Pre-school practitioners further their studies

Thirty-two pre-school practitioners from 11 pre-schools and day-care programmes are undergoing special training for their field.

The Ministry of Education and the Education Department together with the Cayman Islands Early Childhood Association have embarked on a training programme for pre-school practitioners.

The training is a National Council of Technical and Vocational Education and Training certification.

‘There has been much discussion in regard to the need for professional development of the people who work with our under-five population. The need for effective training for our early childhood practitioners cannot be overstated,’ said Mrs. Marjorie Beckles, Education Officer for pre-schools and coordinator of the course. She is assisted by Mrs. Mary Graham, Assistant Coordinator.

Mrs. Beckles explained that presently, more than half of the pre-school and daycare practitioners do not possess any academic qualifications beyond high school and because of work hours, they have not been able to pursue further studies.

‘Qualified childcare providers are in great demand and employment opportunities in this field will continue to grow over the next decade.’

She explained that a well trained and qualified workforce in childcare lowers the turnover of staff, enhances the children’s education and social experience, provides an enriching and safe environment for the care of children and aids in staff morale and professionalism.

Building bonds

‘Pre-schoolers form close relationships with their teachers and care givers, and these relationships are important to their emotional and social growth.

‘The disappearance of a beloved teacher shakes children’s trust in adults, and at the same time, it deprives pre-school programmes of an irreplaceable store of knowledge. High staff turnover also disrupts the staff relationships with parents and interrupts planning and curriculum development,’ said Mrs. Beckles.

It is the intention of the Ministry of Education and the education department together with the Cayman Islands Early Childhood Association to have this early childhood care and development programme formally established in the Cayman Islands, she said.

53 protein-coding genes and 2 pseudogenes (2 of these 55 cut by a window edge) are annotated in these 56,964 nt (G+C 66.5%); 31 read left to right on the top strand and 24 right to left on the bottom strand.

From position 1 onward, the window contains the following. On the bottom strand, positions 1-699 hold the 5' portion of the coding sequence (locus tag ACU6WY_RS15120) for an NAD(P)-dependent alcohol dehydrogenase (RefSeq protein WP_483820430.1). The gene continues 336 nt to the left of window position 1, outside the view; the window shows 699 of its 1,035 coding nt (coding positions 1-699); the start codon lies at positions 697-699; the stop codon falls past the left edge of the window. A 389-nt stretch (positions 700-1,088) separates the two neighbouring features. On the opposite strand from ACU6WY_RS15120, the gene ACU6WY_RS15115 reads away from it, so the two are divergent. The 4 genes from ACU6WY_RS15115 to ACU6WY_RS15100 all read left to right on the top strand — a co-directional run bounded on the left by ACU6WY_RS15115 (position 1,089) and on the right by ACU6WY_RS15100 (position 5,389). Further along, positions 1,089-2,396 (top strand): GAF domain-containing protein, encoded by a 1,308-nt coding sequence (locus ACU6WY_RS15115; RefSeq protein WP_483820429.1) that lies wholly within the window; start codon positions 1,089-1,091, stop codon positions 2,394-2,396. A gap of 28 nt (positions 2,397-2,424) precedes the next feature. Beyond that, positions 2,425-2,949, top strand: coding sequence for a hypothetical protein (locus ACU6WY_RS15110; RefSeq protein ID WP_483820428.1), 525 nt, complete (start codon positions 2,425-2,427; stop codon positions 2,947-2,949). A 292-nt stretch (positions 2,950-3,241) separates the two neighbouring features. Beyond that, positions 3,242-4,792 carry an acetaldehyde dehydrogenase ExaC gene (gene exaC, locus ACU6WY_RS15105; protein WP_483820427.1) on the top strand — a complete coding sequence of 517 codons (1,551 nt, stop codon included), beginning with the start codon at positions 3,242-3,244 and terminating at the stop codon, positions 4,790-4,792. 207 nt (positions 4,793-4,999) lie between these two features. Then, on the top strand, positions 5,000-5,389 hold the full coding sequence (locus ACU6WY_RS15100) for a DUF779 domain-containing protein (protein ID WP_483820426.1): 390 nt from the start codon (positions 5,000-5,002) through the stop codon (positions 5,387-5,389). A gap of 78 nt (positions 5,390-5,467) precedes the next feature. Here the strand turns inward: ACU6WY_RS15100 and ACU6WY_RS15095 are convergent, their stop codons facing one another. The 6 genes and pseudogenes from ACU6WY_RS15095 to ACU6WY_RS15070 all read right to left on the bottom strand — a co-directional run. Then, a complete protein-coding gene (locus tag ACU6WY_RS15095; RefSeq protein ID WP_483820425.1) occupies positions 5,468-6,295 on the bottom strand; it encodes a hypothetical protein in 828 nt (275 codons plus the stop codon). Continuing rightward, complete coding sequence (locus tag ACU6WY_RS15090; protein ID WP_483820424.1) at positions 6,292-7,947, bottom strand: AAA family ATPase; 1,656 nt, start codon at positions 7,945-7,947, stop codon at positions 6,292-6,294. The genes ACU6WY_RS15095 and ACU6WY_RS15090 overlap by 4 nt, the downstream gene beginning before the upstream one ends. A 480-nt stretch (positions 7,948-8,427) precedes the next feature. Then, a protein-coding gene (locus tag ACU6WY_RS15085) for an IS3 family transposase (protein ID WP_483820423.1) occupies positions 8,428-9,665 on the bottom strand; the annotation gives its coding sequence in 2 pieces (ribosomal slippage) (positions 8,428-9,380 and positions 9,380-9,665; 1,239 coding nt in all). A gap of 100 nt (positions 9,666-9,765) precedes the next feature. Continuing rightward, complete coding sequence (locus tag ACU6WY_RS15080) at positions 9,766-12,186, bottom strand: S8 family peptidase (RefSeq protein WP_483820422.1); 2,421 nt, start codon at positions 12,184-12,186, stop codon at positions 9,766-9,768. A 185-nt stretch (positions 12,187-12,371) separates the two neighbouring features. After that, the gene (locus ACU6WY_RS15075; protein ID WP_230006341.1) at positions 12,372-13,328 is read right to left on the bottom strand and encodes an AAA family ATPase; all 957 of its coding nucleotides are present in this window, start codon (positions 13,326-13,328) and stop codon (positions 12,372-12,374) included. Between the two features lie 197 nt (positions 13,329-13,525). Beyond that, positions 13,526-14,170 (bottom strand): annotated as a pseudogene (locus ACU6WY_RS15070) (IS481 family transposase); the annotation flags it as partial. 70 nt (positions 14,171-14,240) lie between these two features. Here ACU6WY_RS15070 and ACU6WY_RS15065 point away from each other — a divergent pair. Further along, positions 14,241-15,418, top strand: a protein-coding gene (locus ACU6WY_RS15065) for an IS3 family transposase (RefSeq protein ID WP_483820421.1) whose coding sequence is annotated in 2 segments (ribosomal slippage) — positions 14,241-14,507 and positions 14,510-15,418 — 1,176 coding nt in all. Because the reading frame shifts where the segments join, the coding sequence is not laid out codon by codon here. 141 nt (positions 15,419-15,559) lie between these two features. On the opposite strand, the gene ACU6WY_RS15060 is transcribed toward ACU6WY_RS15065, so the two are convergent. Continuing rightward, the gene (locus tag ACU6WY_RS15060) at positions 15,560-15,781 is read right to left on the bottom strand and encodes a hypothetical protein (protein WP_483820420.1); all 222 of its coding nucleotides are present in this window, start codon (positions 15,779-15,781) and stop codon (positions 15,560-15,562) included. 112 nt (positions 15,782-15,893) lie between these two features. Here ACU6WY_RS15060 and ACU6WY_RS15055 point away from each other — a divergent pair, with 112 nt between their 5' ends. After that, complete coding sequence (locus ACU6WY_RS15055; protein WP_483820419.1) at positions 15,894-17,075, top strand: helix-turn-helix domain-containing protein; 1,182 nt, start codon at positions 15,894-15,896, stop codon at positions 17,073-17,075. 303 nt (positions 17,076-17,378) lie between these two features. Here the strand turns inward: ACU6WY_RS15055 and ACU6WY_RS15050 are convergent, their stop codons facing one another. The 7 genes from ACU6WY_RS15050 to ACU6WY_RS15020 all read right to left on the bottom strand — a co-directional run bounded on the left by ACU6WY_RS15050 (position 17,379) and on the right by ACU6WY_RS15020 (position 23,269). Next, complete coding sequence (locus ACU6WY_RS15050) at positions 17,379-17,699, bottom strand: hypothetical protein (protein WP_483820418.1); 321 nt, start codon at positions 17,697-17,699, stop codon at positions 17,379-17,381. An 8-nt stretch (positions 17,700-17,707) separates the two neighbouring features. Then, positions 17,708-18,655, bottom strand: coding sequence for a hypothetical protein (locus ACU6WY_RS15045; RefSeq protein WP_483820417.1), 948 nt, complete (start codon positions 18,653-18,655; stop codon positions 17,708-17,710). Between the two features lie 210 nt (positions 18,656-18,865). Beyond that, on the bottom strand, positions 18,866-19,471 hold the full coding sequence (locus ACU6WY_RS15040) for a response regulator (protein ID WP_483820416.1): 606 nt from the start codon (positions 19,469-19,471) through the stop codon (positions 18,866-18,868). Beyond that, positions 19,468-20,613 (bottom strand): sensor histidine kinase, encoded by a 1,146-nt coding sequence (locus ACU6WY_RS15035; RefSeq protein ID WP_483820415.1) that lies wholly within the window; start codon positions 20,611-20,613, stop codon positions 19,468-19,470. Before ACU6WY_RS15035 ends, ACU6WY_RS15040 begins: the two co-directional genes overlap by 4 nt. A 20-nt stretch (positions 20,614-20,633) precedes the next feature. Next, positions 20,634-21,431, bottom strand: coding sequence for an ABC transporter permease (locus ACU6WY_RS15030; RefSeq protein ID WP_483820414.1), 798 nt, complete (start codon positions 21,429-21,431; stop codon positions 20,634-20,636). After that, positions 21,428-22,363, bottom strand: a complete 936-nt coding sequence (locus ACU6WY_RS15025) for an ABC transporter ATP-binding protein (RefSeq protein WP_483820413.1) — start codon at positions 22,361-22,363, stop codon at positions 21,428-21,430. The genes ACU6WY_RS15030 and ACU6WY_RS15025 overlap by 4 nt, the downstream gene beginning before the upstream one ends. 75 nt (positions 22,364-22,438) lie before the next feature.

Thirty-two pre-school practitioners are presently pursuing the Level 1 course. These persons are employed at various pre-schools and day-care centres throughout the island. The training will be organised in Cayman Brac in 2006.

The training is held at the Savannah United Church Hall on Saturdays from 9am to 3pm and the Level 1 course should be completed at the end of six months. On Saturday the classes closed for Christmas and will resume on January 14, 2006.

The persons who have facilitated the course so far are Mrs. Corinne Glasgow, Ms Joy Frater, Mrs. Teldra Lewis and Mr. Walling Whittaker. Other facilitators will participate next term. There are five assessors who will assess and monitor the students in the various centres: Mr. Herbert Crawford, Mr. Ralph Beckles, Dr. Louise Malcolm, Dr. Desiree Charles, Ms Gloria Pollard.

Mrs. Beckles explained that once this course is completed a new group will pursue the Level 1 training while the first group will go on to Level 2. It is hoped that by the end of five years anyone working in the pre-schools, day-care centres or as a childminder will have had the NCTVET training.

‘The National Council of Technical and Vocational Education and Training have been leaders in this sector in the region. In fact, the standards have been adopted by the World Bank, UNESCO and UNICEF as a blue print for early childhood services in many countries across the world. In addition, CARICOM formally adopted the standards for regional use,’ said Mrs. Beckles.

She added that individuals pursuing and achieving this certification have worldwide recognition as the certificate speaks to the competence of the individual in demonstrating the knowledge, skills and attitudes of the occupational area.

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